The highlights of Open House London 2018

As the event returns in its 27th year, there is more than ever to see within the City's Square Mile. Brummell picks out the top five buildings to visit in 2018

Arts 5 Sep 2018

Bloomberg European Headquarters
Bloomberg European Headquarters
Barnard's Inn, Gresham College
Landing Forty Two, The Leadenhall Building
Middle Temple Hall

Bloomberg European Headquarters

Raising the bar for sustainable office design, the new Bloomberg European Headquarters received a BREEAM Outstanding rating of 98.5 per cent in the design stage, the highest of any major office development. Using 70 per cent less water and 35 per cent less energy than the typical office building, Bloomberg’s European Headquarters comprises two buildings joined by bridges spanning a pedestrian arcade as a nod to Watling Street, an ancient Roman road that ran through the site. The building’s sandstone frame complements the historic neighbouring structures, such as St Paul’s Cathedral, and its large bronze fins allow natural ventilation, while pointing to the firm’s innovative viewpoint.

Barnard’s Inn, Gresham College

Established as an Inn of Chancery in 1454, Barnard’s Inn is one of the rare buildings in the Square Mile to have survived both the Blitz and the Great Fire of London, the latter of which stopped just metres from the hall. Having previously been home to a school for law students, Barnard’s Inn has hosted Gresham College since 1991, where free lectures are available to the public year-round. The hall stands as it did in the 15th century, with 16th-century wood panelling and the only surviving crown posts in Greater London to be found on its roof timbers.

Landing Forty Two, The Leadenhall Building

Known colloquially as The Cheesegrater, The Leadenhall Building can be recognised from all over London by its distinctive shape, angled at 10 degrees, a feature architecture firm Rogers Stirk Harbour & Partners developed from the get-go in order to preserve views of major London landmarks as per specific Central London planning requirements. The building itself took twelve years to design and build before opening its doors in 2015. On its 42nd floor resides the highest dedicated events space in the UK. At 500 feet high, Landing Forty Two offers fantastic views of the city below and boasts 5,000sq ft of space, an in-house production team and on-site catering. A favourite with celebrity galas and television shows, the view from here is not one to miss.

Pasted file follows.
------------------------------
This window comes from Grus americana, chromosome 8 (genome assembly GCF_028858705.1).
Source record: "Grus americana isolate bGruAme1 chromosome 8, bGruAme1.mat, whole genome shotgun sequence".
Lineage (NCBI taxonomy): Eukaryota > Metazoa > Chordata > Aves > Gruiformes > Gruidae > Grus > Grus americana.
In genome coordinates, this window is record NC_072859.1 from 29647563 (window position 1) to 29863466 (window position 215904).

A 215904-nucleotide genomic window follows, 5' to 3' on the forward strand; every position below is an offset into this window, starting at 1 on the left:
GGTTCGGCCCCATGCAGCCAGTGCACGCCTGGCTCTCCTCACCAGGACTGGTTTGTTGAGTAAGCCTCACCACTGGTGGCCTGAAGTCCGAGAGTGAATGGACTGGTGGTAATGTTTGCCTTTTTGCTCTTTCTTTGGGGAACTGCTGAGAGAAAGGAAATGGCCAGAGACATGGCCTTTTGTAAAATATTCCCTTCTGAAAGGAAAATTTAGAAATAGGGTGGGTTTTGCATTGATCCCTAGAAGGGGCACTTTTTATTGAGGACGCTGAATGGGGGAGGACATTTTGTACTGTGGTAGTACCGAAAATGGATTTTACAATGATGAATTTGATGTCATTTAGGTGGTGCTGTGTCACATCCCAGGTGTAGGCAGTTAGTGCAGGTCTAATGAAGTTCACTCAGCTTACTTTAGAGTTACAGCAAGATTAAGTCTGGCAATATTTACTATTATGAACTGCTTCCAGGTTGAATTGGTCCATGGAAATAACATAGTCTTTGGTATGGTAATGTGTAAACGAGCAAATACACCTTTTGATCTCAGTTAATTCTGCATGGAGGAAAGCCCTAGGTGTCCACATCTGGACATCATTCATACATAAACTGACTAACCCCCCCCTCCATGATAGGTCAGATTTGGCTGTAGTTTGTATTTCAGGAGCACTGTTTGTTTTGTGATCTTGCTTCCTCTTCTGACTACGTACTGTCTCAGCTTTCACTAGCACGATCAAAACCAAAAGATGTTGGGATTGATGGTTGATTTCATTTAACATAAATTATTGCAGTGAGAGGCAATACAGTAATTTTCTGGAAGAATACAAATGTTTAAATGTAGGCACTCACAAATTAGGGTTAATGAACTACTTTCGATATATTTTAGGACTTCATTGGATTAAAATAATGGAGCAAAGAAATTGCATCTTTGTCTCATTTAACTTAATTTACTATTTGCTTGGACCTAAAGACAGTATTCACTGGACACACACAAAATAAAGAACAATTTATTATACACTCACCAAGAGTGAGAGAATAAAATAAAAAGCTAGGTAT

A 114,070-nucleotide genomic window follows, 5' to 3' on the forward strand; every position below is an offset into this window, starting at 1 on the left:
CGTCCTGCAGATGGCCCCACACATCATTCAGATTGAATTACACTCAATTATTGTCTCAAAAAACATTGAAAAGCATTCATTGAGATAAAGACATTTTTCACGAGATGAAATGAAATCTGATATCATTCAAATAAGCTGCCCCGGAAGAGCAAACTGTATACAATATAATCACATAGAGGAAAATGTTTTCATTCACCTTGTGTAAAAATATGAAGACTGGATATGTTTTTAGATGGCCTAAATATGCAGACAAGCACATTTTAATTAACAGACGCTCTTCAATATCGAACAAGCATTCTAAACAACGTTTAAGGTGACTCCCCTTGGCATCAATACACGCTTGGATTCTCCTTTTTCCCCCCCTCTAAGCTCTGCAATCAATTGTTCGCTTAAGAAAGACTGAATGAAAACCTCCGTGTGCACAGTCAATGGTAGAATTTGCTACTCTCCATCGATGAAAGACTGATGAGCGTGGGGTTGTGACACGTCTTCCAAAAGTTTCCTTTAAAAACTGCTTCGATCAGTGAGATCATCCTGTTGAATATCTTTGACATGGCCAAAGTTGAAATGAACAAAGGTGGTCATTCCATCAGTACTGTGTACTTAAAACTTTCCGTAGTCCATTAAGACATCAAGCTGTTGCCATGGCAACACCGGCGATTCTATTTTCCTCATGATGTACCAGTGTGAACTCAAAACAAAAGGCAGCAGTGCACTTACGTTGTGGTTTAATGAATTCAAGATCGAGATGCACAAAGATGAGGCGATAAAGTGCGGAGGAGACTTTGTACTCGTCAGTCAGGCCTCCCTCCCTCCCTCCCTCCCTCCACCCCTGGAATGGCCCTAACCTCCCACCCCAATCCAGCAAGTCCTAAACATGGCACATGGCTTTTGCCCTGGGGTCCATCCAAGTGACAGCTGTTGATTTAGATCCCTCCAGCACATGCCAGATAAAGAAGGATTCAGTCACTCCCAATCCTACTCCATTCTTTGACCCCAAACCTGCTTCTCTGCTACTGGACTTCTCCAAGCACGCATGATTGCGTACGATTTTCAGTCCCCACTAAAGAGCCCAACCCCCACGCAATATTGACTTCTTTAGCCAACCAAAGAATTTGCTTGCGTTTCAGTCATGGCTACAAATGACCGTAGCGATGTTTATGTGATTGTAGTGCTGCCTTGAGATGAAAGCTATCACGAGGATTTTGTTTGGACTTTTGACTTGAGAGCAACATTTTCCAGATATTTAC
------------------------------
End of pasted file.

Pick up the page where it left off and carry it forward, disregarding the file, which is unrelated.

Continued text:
Middle Temple Hall

Built between 1562 and 1573, the main buildings of Middle Temple have remained unchanged until today, with many original features surviving the Great Fire of London and both World Wars. Situated in the heart of London overlooking the Thames and just moments from Fleet Street, The Strand and Embankment, Middle Temple Hall features detailed Elizabethan architecture, oak panelling and stained-glass windows. The windows and detailed oil paintings pay tribute to the notable people that passed through the Inn and dined within the Hall. Still used for Bar examinations and as a meeting space for students, this picturesque building stands the test of time.

Guildhall

Dating back to 1411, Guildhall has long been a central hub of London. The only secular stone structure built pre-1666 to survive the Great Fire of London and the Blitz, the site of Guildhall has long been of significance. The West Crypt is thought to be part of a late 13th-century building and remains of a Roman amphitheatre under Guildhall Yard point to the site’s rich history within the City. The Great Hall features 27-metre-high ceilings and a cathedral-like ambience, and is situated on top of London’s largest medieval crypts. For those fans of both architecture and the history of London, there are few buildings with as rich a history.

Open House London runs from 22-23 September 2018. See openhouselondon.org.uk for details